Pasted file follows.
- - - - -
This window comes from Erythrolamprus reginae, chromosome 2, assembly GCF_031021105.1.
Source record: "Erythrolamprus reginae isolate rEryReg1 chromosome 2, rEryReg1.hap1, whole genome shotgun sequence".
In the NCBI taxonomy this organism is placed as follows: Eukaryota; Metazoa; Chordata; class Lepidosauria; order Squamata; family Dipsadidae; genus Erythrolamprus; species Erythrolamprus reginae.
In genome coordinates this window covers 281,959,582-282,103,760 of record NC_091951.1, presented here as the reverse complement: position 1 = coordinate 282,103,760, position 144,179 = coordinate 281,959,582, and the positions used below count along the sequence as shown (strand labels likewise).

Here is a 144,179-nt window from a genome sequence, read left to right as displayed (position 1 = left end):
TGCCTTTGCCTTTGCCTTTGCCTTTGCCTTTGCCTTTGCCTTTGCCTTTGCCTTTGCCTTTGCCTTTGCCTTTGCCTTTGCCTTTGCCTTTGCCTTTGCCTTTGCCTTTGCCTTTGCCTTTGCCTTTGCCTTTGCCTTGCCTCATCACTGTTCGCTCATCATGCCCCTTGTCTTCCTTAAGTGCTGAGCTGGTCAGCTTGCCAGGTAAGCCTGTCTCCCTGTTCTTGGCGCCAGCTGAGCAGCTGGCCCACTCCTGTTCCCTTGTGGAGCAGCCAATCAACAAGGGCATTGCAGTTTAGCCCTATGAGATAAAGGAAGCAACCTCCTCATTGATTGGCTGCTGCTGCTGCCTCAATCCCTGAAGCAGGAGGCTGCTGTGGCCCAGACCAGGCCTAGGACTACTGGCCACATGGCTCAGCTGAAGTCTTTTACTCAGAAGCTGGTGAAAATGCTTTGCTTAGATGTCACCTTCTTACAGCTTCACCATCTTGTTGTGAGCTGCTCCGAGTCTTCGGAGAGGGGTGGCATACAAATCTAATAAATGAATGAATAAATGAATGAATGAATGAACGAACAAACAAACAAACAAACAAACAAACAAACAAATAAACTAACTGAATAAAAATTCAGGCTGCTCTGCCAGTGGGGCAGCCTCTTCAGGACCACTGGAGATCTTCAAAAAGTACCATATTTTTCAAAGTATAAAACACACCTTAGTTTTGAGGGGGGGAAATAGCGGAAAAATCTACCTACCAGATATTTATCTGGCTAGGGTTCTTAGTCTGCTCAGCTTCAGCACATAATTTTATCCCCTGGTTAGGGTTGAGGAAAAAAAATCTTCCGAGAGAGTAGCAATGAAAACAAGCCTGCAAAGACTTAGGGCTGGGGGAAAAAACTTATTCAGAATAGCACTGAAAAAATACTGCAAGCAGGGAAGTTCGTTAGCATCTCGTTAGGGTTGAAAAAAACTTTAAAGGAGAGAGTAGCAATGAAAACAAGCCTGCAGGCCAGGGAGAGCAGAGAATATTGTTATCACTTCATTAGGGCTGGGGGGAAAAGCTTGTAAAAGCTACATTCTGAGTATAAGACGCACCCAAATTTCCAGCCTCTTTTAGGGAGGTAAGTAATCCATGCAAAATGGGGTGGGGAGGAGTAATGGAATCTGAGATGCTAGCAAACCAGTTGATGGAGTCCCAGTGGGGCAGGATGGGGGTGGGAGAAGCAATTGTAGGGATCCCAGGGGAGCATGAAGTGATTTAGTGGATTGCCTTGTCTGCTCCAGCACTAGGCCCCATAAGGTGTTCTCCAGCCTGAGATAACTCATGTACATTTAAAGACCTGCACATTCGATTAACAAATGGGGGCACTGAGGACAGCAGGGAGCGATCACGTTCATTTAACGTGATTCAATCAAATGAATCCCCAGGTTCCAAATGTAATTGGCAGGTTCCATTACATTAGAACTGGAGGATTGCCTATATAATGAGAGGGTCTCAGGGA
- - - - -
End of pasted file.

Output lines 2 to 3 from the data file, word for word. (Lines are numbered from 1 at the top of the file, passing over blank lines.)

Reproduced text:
Source record: "Erythrolamprus reginae isolate rEryReg1 chromosome 2, rEryReg1.hap1, whole genome shotgun sequence".
In the NCBI taxonomy this organism is placed as follows: Eukaryota; Metazoa; Chordata; class Lepidosauria; order Squamata; family Dipsadidae; genus Erythrolamprus; species Erythrolamprus reginae.